There are two distinct types of garlic. Hardnecks and Softnecks. The hardnecks were the originals, derived from their wild predeccessors. The softnecks have developed over the years through a process of breeding hardneck varieties, selecting the ones that have softneck traits (no scapes, several small cloves per head, and mature more quickly) replanting those, and gradually moving towards a softneck variety.
All garlic is classified as Allium Sativum. From there there, the two subclasses are – Hardneck, (Ophioscorodon, Ophios for short) and Softneck (Sativum).
As of 2003, the consensus is that there are 10 distinct varieties of garlic. 5 disctinctly hardneck, 3 ambiguous hardnecks that often produce softneck kin, and 2 varieties of softneck. (Listed below)
Hardneck Garlic Varieties (Allium Sativum Ophioscorodon)
1. Purple Stripe
2. Marbled Purple Stripe
3. Glazed Purple Stripe
Ambiguous Hardnecks (Allium Sativum Ophioscorodon)
Softneck Varieties (Allium Sativum Sativum)
This story was first told by Bob Anderson of Gourmet Garlic Gardens.
As the story goes, every single garlic cultivar (there are hundreds) evolved from the ten varieties listed above. And all of the 10 came from the Caucasus Mountains between the black sea and the Caspian sea.
Over time, each cultivar has developed their unique characteristics by encountering different growing conditions including:
- Soil types
- Length and severity of winter
Arrival in the US
Up until 1989, the majority of the garlic in the world resided in Europe and specifically originated from the Caucasus mountain range
which divides modern day Russia and Georgia.
When the scant few varieties did make it into the United States, they usually came via Polish, German, and Italian immigrants.
The USDA knew that there was a treasure trove full of garlic varieties waiting for them in the Caucusus Mountains. They consistently asked the Soviets for permission to come get some. But, as it turns out, along with harboring the worlds most prized garlics, the Caucusus Mountains, were also home to a few of Russia’s missile bases and their spaceport. Not exactly a place that our good Soviet friends were keen on letting us “come get some garlic.”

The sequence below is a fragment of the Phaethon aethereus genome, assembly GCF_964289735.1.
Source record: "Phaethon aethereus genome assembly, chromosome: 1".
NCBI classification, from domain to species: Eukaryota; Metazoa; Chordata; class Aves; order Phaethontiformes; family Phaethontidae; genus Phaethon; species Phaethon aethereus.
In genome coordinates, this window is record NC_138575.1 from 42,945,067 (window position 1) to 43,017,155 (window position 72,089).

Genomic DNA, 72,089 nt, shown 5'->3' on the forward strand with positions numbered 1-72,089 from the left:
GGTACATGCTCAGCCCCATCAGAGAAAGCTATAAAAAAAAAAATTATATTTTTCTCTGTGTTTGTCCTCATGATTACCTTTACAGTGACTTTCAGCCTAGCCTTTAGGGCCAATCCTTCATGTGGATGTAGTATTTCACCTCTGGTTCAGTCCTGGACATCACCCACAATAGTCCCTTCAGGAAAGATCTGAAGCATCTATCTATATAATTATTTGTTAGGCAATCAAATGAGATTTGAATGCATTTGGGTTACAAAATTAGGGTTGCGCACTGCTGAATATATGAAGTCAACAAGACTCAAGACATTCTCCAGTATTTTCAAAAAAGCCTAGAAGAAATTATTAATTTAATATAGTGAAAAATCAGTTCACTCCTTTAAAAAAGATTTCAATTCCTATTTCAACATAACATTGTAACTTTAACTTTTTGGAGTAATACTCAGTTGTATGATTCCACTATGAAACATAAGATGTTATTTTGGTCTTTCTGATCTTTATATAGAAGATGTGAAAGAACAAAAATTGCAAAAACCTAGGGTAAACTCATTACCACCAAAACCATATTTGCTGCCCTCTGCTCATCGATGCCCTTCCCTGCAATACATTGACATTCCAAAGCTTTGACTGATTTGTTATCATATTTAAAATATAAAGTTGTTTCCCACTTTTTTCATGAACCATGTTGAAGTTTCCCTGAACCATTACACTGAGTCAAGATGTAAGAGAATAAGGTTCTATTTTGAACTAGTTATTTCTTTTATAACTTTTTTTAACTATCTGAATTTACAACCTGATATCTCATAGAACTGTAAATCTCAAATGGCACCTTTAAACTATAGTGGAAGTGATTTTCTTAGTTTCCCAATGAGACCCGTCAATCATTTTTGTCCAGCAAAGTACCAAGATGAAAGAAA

In 1989, as the Soviet Union disintegrated, the USDA was finally invited to collect the garlic varieties. So off our government agents went, along with an armed Soviet convoy to get the prized garlic. Only allowed to travel at night (to keep from seeing military secrets, or the lack thereof), they went from village to village along the Silk Road. In each village they purchased every variety they could find and subsequently named many of them based on the village they were purchased.
Upon arriving to the US, armed to the teeth with their precious garlic, our USDA heroes worked a deal with a handful of growers to grow out these new varieties. The basic gist of the deal was, the growers would grow out a field and split the bounty with the USDA.
Over the next few years, the growers continued to replant their varieties and traded amongst each other. And this way, slowly but surely, the North American supply of garlic has grown.
25 years later, we still have a shortage in the garlic market. Many of the garlic growers will not accept any orders until after their garlic is harvested, cured, and ready for sale in late August. When they finally do open their doors to sell their garlic, it is not uncommon to sell out within two weeks, and a few even sell out under 48 hours!
If you’re interested in buying some seed garlic this season, check out what our growers have before they sell out.